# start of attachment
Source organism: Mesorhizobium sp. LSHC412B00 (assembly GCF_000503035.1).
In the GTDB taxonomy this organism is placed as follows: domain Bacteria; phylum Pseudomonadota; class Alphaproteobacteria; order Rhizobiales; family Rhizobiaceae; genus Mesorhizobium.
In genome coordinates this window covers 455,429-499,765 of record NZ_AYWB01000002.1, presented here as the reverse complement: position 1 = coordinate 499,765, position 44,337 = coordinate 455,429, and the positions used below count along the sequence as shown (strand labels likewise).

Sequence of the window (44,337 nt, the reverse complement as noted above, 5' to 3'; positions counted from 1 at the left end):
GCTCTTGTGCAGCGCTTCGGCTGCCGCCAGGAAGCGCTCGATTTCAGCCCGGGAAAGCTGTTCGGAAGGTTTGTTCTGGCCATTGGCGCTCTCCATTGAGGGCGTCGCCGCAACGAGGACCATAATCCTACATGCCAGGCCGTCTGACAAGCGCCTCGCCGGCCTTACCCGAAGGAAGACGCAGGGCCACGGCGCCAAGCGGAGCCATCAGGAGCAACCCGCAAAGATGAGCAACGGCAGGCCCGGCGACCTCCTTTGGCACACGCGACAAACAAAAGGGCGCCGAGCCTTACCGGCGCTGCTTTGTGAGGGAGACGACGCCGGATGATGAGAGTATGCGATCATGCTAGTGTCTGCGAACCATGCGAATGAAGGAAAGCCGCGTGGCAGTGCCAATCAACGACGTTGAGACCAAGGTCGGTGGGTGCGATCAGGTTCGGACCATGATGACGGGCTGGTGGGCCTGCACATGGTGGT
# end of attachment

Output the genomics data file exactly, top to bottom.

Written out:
Source organism: Mesorhizobium sp. LSHC412B00 (assembly GCF_000503035.1).
In the GTDB taxonomy this organism is placed as follows: domain Bacteria; phylum Pseudomonadota; class Alphaproteobacteria; order Rhizobiales; family Rhizobiaceae; genus Mesorhizobium.
In genome coordinates this window covers 455,429-499,765 of record NZ_AYWB01000002.1, presented here as the reverse complement: position 1 = coordinate 499,765, position 44,337 = coordinate 455,429, and the positions used below count along the sequence as shown (strand labels likewise).

Sequence of the window (44,337 nt, the reverse complement as noted above, 5' to 3'; positions counted from 1 at the left end):
GCTCTTGTGCAGCGCTTCGGCTGCCGCCAGGAAGCGCTCGATTTCAGCCCGGGAAAGCTGTTCGGAAGGTTTGTTCTGGCCATTGGCGCTCTCCATTGAGGGCGTCGCCGCAACGAGGACCATAATCCTACATGCCAGGCCGTCTGACAAGCGCCTCGCCGGCCTTACCCGAAGGAAGACGCAGGGCCACGGCGCCAAGCGGAGCCATCAGGAGCAACCCGCAAAGATGAGCAACGGCAGGCCCGGCGACCTCCTTTGGCACACGCGACAAACAAAAGGGCGCCGAGCCTTACCGGCGCTGCTTTGTGAGGGAGACGACGCCGGATGATGAGAGTATGCGATCATGCTAGTGTCTGCGAACCATGCGAATGAAGGAAAGCCGCGTGGCAGTGCCAATCAACGACGTTGAGACCAAGGTCGGTGGGTGCGATCAGGTTCGGACCATGATGACGGGCTGGTGGGCCTGCACATGGTGGT